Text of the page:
Ultimately, your customers are your best defense. If customers love / like your products, these attacks usually bounce off. Case in point is the mentioned McDonalds expose, which took down supplier Husi in days. But McDonalds itself continues to do quite well. Regardless of the media attention, their customers keep coming and their outlets have rebounded. It turns out B2B is a lot more exposed than B2C.

My favorite example is the Starbucks pricing expose of 2013. CCTV ran a segment claiming Starbucks charges more in China than in the USA. There was a lot of media indignation but the response from customers was “we don’t really care. We like Starbucks”. The outlets remained packed and the report disappeared almost immediately. Customer loyalty is your best defense.

Second, management needs to play smart offense and fast defense.

If you are highly successful in China, you are going to get attacked or at least publicly challenged at some point. Sometimes it’s predictable, like in food scandals. If you’re in food in China you’re going to have a quality issue at some point. Other times, it’s totally unexpected, like the KFC protests. But it’s probably only a matter of time. And you can tell a lot about management by how prepared they are.

I think management needs to be playing “smart offense” all the time, especially on social media. You can’t wait for someone to raise an issue and then respond. You need to be pushing your facts and story all the time. McDonalds widely publicizes the quality of its ingredients on its webpage. And they are known for giving tours of their kitchens to show how clean they are. That’s smart offense.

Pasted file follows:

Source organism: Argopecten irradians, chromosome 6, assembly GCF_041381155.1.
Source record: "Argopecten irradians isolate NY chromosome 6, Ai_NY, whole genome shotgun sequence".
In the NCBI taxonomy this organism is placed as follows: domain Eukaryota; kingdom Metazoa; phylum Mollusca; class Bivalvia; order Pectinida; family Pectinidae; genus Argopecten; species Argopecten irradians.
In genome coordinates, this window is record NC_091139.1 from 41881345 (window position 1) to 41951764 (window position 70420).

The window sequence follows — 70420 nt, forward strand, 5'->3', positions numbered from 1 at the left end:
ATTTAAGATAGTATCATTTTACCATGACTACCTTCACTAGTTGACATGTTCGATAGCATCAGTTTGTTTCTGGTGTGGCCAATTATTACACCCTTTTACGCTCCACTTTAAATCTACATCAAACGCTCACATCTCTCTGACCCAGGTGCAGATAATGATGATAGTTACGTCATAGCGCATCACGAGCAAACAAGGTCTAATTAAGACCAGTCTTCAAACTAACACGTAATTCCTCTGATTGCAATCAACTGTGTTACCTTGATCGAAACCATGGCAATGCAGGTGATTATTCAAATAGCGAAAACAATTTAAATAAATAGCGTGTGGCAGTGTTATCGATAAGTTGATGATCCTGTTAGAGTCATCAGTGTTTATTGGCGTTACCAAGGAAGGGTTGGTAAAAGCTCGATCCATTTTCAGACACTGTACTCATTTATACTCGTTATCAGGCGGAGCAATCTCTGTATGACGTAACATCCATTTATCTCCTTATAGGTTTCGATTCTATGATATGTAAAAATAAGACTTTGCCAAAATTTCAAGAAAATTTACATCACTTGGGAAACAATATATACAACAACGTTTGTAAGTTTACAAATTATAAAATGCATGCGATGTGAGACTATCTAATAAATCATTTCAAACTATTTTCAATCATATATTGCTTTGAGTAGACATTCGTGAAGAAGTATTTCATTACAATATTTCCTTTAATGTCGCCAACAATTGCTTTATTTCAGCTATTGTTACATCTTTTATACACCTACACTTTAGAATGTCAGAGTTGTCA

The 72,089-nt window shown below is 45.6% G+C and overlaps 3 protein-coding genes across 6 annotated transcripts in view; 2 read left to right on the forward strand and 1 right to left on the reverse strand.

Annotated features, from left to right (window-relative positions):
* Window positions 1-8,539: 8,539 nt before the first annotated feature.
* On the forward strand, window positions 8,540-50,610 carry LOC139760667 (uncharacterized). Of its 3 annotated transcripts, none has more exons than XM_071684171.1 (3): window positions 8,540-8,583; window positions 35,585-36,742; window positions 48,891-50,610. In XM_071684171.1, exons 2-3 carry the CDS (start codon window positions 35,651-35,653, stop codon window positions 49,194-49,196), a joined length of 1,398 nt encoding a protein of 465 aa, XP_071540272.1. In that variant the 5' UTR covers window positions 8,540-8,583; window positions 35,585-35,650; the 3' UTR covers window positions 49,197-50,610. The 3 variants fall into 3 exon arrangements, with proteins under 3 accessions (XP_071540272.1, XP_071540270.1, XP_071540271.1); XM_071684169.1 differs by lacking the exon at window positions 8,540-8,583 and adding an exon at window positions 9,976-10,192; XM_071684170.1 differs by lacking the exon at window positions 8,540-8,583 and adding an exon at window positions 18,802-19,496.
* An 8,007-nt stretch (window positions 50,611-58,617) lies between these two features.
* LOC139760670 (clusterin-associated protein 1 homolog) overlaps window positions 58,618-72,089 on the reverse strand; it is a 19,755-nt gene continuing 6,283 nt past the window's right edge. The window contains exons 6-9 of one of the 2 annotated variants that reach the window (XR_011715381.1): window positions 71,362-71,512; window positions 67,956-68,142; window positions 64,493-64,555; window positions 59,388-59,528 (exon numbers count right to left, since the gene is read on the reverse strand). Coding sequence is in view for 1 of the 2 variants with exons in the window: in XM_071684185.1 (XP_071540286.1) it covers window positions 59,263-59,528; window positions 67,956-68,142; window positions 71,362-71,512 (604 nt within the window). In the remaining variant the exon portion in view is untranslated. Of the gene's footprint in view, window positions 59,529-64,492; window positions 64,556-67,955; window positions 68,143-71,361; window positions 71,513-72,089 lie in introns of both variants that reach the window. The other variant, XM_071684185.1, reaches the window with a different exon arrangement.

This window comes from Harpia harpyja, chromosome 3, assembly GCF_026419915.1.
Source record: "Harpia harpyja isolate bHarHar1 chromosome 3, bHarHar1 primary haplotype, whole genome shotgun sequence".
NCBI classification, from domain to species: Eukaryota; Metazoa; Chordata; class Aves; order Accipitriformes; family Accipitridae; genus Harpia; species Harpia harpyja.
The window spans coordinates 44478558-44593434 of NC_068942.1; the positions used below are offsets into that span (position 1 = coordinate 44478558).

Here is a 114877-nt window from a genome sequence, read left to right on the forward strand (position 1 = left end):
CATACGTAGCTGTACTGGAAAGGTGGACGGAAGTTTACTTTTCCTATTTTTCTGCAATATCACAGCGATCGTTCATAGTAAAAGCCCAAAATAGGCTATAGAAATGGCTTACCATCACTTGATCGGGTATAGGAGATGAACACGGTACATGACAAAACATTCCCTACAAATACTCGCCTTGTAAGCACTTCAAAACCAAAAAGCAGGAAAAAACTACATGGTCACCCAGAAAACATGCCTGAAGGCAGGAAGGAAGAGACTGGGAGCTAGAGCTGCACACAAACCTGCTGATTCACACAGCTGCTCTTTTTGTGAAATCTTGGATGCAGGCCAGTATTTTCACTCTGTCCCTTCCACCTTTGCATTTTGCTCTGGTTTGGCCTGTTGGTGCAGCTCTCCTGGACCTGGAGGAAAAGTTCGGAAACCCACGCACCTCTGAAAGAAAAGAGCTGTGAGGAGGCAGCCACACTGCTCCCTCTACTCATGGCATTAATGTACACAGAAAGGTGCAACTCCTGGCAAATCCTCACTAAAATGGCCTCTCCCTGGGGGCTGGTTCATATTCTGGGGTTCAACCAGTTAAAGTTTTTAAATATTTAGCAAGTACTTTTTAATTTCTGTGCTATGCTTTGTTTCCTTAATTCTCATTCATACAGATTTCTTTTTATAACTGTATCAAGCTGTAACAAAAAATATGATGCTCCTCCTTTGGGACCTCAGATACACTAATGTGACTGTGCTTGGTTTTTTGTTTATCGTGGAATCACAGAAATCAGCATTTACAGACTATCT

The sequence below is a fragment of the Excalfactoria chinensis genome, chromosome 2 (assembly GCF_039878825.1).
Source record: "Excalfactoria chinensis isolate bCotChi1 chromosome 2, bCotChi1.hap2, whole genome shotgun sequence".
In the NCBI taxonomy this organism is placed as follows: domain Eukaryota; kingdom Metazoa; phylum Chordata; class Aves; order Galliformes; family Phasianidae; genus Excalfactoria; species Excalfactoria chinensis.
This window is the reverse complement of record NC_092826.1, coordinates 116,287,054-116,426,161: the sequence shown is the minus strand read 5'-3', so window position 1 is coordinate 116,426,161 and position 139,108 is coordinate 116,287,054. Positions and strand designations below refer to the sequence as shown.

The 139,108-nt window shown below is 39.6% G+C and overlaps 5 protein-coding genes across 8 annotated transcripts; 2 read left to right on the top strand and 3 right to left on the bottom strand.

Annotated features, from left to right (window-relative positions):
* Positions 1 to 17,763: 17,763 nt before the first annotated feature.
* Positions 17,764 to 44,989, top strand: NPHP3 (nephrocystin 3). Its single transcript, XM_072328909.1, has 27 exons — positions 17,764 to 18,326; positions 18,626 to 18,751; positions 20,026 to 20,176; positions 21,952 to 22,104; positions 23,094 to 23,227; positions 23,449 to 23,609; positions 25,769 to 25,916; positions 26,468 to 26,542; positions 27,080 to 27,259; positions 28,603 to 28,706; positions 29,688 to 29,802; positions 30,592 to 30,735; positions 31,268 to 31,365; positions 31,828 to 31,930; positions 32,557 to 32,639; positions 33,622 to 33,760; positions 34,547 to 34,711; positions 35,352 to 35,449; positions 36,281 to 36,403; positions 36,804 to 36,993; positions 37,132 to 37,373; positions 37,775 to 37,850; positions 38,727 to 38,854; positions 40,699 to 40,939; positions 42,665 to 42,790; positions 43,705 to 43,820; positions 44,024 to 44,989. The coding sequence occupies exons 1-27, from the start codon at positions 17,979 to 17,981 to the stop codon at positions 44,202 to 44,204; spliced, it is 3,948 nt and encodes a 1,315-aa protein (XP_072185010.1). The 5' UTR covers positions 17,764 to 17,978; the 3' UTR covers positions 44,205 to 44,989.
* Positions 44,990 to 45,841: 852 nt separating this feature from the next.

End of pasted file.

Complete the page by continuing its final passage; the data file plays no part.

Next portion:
And when an issue does happen (or is fabricated or charged), you need to play “fast defense”. Social media can whip accusations into a frenzy within hours. When McDonalds was the subject of an earlier food quality expose (not the 2014 one), they responded on their Weibo account within 1 hour of the report. And they closed the outlet in question within 24 hours. That’s fast defense. And the speed of their response actually reinforced their reputation for caring about customers and food quality.

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A final comment. A friend once told me about a sign next to a Florida river that said the following:

“Danger crocodiles. No swimming. Survivors will be prosecuted.”

I often think about this when these types of stories erupt. The markets in Asia and China are always difficult. The competition can be brutal. And most companies don’t survive, let alone win. And if you do manage to succeed, you then encounter a whole new set of problems, like the ones I just mentioned. Survivors will be prosecuted. I find this to be a useful mindset.

Anyways, I don’t want this to come across as too cynical. I’m exceptionally bullish on most China industries, especially food. But I also think to win, whether local and foreign, you want to be pretty paranoid and overly prepared. It’s a good approach.

Thanks for reading. -jeff

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I write and speak about “how rising Chinese consumers are disrupting global markets – with a special focus on digital China”.

  • Photo by Steve Webel, Creative Commons license with link here.